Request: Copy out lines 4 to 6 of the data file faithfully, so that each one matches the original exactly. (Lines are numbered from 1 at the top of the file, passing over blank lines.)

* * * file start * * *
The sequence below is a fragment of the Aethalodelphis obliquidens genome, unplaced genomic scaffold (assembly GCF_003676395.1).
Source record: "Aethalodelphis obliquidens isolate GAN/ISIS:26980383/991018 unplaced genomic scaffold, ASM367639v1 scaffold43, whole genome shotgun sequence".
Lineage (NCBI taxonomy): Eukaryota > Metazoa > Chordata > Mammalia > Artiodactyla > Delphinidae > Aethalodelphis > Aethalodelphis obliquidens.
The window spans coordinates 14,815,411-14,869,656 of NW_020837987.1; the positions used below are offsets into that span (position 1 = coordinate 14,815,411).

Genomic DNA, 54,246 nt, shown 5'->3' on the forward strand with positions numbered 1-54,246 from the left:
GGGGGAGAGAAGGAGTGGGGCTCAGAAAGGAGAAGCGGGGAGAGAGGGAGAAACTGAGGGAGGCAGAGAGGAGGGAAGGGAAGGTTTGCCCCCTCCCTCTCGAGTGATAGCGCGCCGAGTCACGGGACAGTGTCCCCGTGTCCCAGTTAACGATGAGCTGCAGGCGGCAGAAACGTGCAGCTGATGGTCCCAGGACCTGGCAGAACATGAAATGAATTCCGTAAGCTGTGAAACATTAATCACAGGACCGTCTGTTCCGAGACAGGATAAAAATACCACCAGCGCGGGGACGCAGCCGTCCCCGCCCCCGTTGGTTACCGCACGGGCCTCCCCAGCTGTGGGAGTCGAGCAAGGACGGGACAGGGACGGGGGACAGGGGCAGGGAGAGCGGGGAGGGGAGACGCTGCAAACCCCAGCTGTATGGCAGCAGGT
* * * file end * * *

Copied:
The window spans coordinates 14,815,411-14,869,656 of NW_020837987.1; the positions used below are offsets into that span (position 1 = coordinate 14,815,411).

Genomic DNA, 54,246 nt, shown 5'->3' on the forward strand with positions numbered 1-54,246 from the left:
GGGGGAGAGAAGGAGTGGGGCTCAGAAAGGAGAAGCGGGGAGAGAGGGAGAAACTGAGGGAGGCAGAGAGGAGGGAAGGGAAGGTTTGCCCCCTCCCTCTCGAGTGATAGCGCGCCGAGTCACGGGACAGTGTCCCCGTGTCCCAGTTAACGATGAGCTGCAGGCGGCAGAAACGTGCAGCTGATGGTCCCAGGACCTGGCAGAACATGAAATGAATTCCGTAAGCTGTGAAACATTAATCACAGGACCGTCTGTTCCGAGACAGGATAAAAATACCACCAGCGCGGGGACGCAGCCGTCCCCGCCCCCGTTGGTTACCGCACGGGCCTCCCCAGCTGTGGGAGTCGAGCAAGGACGGGACAGGGACGGGGGACAGGGGCAGGGAGAGCGGGGAGGGGAGACGCTGCAAACCCCAGCTGTATGGCAGCAGGT